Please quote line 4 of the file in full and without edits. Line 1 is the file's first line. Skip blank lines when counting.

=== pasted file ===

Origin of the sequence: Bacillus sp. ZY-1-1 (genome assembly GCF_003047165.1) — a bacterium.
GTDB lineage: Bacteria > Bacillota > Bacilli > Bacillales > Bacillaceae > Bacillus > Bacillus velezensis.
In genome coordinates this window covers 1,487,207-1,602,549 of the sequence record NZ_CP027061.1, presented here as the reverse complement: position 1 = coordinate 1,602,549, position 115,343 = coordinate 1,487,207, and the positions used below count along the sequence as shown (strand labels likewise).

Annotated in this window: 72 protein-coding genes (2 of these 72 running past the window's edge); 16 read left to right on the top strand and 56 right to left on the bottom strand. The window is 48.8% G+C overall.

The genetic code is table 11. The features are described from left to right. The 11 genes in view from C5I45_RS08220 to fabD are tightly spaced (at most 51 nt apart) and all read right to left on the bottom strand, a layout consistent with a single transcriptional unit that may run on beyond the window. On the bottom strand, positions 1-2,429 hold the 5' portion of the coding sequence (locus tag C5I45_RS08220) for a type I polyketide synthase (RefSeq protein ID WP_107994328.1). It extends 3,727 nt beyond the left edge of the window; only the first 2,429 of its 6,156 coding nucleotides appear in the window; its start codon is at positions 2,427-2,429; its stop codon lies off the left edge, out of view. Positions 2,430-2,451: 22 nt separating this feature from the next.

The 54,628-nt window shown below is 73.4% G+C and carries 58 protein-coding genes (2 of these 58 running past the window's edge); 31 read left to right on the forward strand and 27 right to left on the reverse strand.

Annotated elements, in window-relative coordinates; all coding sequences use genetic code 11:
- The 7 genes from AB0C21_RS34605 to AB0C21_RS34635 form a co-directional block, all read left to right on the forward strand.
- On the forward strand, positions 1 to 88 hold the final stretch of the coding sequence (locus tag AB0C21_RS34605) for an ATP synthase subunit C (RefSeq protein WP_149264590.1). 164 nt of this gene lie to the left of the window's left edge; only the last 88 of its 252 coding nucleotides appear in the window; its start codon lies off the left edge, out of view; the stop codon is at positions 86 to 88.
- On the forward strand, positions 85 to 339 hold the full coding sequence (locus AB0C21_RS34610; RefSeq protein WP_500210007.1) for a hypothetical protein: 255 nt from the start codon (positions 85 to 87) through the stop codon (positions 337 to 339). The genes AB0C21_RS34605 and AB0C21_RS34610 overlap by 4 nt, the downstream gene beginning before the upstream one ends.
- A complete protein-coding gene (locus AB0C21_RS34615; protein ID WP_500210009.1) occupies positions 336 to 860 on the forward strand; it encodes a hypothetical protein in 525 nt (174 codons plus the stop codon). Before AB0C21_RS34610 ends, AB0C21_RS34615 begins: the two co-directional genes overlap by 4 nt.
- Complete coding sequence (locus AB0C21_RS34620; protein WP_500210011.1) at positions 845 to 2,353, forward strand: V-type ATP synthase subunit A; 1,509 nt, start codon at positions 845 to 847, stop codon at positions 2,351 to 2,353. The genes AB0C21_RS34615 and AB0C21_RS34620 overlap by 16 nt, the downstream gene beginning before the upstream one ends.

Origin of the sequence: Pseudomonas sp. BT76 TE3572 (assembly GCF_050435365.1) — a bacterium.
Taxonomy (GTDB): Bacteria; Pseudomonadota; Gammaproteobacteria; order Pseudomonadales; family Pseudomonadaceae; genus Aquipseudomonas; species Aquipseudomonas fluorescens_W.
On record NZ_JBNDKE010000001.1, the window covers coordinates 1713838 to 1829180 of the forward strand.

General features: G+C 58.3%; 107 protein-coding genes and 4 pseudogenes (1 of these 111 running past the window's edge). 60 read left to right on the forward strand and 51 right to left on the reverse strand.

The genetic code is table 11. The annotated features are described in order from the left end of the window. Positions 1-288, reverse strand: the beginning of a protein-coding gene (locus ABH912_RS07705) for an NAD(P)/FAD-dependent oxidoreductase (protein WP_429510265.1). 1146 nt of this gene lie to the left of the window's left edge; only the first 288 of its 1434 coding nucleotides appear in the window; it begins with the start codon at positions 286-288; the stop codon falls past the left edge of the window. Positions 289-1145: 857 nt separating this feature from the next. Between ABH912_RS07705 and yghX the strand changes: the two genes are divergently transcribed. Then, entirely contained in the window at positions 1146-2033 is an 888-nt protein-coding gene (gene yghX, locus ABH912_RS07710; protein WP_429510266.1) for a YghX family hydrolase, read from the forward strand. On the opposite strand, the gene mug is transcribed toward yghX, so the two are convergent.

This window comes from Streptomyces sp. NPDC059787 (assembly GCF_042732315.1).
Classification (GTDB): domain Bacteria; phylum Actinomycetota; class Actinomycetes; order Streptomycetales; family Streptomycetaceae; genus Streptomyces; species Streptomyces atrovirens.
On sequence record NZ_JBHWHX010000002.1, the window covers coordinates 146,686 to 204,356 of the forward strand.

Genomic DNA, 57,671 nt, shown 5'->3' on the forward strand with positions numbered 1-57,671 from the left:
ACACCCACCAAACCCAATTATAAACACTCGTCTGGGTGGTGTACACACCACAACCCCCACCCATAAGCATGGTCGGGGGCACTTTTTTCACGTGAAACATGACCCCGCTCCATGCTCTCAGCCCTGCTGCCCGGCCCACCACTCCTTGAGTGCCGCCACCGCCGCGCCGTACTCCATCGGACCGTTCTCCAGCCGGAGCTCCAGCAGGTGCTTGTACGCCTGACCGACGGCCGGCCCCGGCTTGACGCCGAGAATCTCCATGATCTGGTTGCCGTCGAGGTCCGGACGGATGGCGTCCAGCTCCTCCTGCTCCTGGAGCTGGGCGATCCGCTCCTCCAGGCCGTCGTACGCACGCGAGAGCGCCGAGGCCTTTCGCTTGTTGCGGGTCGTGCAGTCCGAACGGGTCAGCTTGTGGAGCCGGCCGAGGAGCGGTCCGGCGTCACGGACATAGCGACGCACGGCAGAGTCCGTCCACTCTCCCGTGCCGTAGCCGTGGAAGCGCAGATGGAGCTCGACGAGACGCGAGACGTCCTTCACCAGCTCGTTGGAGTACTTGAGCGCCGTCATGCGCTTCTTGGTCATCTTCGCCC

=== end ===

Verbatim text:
Annotated in this window: 72 protein-coding genes (2 of these 72 running past the window's edge); 16 read left to right on the top strand and 56 right to left on the bottom strand. The window is 48.8% G+C overall.